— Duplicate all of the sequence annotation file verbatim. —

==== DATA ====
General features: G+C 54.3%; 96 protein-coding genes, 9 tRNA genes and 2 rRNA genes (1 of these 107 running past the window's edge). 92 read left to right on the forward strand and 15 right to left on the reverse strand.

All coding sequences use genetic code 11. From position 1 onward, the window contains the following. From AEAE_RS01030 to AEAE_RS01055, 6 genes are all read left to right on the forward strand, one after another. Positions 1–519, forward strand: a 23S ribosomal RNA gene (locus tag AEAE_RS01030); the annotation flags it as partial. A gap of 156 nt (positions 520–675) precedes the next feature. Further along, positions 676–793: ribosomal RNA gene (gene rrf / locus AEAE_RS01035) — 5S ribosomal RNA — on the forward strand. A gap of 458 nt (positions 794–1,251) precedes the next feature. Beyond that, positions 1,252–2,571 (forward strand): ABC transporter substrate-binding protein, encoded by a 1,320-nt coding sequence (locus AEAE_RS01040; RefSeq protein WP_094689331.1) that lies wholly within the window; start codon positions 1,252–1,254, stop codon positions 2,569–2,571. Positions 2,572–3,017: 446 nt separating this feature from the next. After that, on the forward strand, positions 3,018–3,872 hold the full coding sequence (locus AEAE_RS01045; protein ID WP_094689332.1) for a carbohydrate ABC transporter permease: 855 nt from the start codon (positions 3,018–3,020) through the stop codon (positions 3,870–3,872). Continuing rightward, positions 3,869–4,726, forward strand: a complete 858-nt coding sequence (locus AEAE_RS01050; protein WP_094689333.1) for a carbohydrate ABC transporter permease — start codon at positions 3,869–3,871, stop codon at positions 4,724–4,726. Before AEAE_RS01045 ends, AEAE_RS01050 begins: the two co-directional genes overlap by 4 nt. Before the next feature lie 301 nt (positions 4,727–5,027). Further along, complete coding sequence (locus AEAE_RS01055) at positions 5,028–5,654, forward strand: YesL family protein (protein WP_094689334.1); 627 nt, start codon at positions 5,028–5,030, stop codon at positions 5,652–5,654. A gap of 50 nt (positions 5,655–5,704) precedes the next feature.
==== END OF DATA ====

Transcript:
General features: G+C 54.3%; 96 protein-coding genes, 9 tRNA genes and 2 rRNA genes (1 of these 107 running past the window's edge). 92 read left to right on the forward strand and 15 right to left on the reverse strand.

All coding sequences use genetic code 11. From position 1 onward, the window contains the following. From AEAE_RS01030 to AEAE_RS01055, 6 genes are all read left to right on the forward strand, one after another. Positions 1–519, forward strand: a 23S ribosomal RNA gene (locus tag AEAE_RS01030); the annotation flags it as partial. A gap of 156 nt (positions 520–675) precedes the next feature. Further along, positions 676–793: ribosomal RNA gene (gene rrf / locus AEAE_RS01035) — 5S ribosomal RNA — on the forward strand. A gap of 458 nt (positions 794–1,251) precedes the next feature. Beyond that, positions 1,252–2,571 (forward strand): ABC transporter substrate-binding protein, encoded by a 1,320-nt coding sequence (locus AEAE_RS01040; RefSeq protein WP_094689331.1) that lies wholly within the window; start codon positions 1,252–1,254, stop codon positions 2,569–2,571. Positions 2,572–3,017: 446 nt separating this feature from the next. After that, on the forward strand, positions 3,018–3,872 hold the full coding sequence (locus AEAE_RS01045; protein ID WP_094689332.1) for a carbohydrate ABC transporter permease: 855 nt from the start codon (positions 3,018–3,020) through the stop codon (positions 3,870–3,872). Continuing rightward, positions 3,869–4,726, forward strand: a complete 858-nt coding sequence (locus AEAE_RS01050; protein WP_094689333.1) for a carbohydrate ABC transporter permease — start codon at positions 3,869–3,871, stop codon at positions 4,724–4,726. Before AEAE_RS01045 ends, AEAE_RS01050 begins: the two co-directional genes overlap by 4 nt. Before the next feature lie 301 nt (positions 4,727–5,027). Further along, complete coding sequence (locus AEAE_RS01055) at positions 5,028–5,654, forward strand: YesL family protein (protein WP_094689334.1); 627 nt, start codon at positions 5,028–5,030, stop codon at positions 5,652–5,654. A gap of 50 nt (positions 5,655–5,704) precedes the next feature.